A $500 emergency cash grant will be made to other international students living in South Australia who are significantly impacted by the coronavirus restrictions, and a one-off $200 assistance payment per school student living with local families will be provided to their host family.

Prof Lloyd says the State Government’s initiative is “greatly appreciated” and augments UniSA’s $10m hardship fund announced in early April for its onshore students.

“International education remains a cornerstone of South Australia’s economy, reflecting the diversity of our society and contributing to the vibrancy of our state,” Prof Lloyd says.

“The State Government’s support is a clear signal of how important our students are to our city and to our state, and that their welfare is of paramount concern to us all in these difficult times.

“We look forward to a return to more normal times and to continuing to deliver an outstanding South Australian experience for all international students based here.”

SA Trade and Investment Minister David Ridgeway says that international education was the state’s largest export sector, contributing $1.92 billion to South Australia’s economy, with more than half of this spent in the local community.

“Every four international student enrolments create one new job, but the benefits to the state go way beyond that. They contribute to our community in countless ways as well as strengthening our global connections and we are keen to ensure they are supported at this difficult and uncertain time.”

Study Adelaide Chief Executive Karyn Kent says international students have been finding it tough during COVID-19.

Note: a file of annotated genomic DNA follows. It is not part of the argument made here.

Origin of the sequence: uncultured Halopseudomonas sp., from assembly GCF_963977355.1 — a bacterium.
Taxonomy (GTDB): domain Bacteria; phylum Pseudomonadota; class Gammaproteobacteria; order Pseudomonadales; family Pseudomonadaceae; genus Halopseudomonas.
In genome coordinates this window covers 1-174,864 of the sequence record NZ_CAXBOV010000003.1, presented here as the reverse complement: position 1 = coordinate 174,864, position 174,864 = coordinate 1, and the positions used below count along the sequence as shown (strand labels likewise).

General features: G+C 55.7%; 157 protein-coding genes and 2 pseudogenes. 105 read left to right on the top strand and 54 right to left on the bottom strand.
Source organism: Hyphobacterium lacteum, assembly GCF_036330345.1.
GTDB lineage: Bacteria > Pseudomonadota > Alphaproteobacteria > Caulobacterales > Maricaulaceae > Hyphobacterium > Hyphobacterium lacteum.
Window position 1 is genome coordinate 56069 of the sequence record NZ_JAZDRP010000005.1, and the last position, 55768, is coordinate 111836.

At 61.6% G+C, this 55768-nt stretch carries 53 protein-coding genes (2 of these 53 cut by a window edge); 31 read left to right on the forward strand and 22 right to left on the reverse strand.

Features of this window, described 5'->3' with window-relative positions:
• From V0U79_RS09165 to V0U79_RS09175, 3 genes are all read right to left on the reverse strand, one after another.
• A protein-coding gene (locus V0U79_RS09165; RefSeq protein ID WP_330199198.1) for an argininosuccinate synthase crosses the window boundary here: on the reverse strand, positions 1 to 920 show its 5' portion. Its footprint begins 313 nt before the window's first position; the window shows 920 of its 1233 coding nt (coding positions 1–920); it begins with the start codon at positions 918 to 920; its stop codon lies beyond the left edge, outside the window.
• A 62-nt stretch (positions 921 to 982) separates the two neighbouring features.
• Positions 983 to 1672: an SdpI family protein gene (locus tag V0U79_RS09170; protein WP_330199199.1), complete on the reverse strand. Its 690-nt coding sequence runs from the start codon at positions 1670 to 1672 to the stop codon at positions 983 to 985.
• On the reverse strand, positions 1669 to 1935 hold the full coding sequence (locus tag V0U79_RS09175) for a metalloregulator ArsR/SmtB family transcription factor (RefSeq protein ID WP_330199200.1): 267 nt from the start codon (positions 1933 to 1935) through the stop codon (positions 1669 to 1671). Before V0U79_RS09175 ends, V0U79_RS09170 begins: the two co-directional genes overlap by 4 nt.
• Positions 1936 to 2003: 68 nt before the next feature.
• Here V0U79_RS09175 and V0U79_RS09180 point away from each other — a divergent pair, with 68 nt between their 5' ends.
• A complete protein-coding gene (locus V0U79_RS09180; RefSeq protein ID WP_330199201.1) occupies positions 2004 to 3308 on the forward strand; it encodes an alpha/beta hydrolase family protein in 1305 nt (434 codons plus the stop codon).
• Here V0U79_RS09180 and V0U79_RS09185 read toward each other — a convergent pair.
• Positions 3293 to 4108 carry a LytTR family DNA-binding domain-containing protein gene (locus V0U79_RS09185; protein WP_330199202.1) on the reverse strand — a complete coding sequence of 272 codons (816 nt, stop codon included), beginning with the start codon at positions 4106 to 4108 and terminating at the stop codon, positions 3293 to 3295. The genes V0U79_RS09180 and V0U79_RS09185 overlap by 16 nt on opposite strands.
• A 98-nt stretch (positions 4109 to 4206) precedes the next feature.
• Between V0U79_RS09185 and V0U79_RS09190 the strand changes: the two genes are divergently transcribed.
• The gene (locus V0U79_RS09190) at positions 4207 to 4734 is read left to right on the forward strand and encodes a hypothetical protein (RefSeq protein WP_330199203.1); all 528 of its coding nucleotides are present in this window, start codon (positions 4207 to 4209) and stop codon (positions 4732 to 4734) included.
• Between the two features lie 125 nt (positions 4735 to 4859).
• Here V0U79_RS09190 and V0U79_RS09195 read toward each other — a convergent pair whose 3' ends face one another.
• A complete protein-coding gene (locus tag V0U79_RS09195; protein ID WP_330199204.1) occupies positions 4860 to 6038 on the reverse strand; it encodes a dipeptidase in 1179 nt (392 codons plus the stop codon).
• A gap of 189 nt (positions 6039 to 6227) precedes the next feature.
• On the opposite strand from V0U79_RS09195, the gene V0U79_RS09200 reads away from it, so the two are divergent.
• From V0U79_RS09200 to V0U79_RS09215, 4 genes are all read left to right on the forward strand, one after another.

“The number one concern expressed by all our education providers has been for the welfare of their international students and we expect this announcement to be a welcome relief for students and providers alike,” she says.

More information can be found on the Study Adelaide website.


New Director of Research and Innovation Services to provide solidarity and leadership in turbulent times

UniSA has appointed Jodieann Dawe to the key leadership role of Director of Research and Innovation Services.

Commencing in mid-June, Jodieann Dawe will work the with the Deputy Vice Chancellor for Research and Enterprise, to realise strategic and operational initiatives that support UniSA’s robust connections with business and community.

Director of Research and Innovation Services, Jodieann Dawe

With more than 25 years’ experience in research, development and enterprise across both university and commercial sectors, Jodieann Dawe is a valuable addition to the established UniSA team.

Her significant experience in transformational change across Flinders University and the National Centre for Vocational Education and Research (NCVER), as well as her flexible and strategic direction at Water Research Australia, and the Department of Planning, Transport and Infrastructure  will acutely benefit UniSA’s Enterprise25 initiatives.

Deputy Vice Chancellor for Research and Enterprise Professor Marnie Hughes-Warrington says Jodieann Dawe’s appointment is a particular coup for the University.

“We are delighted to welcome Jodieann as a key member of our research community,” Prof Hughes-Warrington says.

“Jodieann brings with her sustained and deep experiences across research development with universities, and in partnership with business and community. We are excited to work with her as we advance Enterprise25 and strategic planning in research and enterprise.”

As an expert in transformational change, Jodieann Dawe is well positioned to address and implement the University’s strategic initiatives, particularly in terms of creative thinking, flexible approaches as well as business, community and student engagement.

“This is an exciting and challenging time for the University of South Australia, especially in light of the new opportunities afforded by Enterprise25,” Dawe says.

“I am delighted to take on my new position with Research and Innovation Services and I look forward to starting a productive and rewarding new chapter with UniSA.”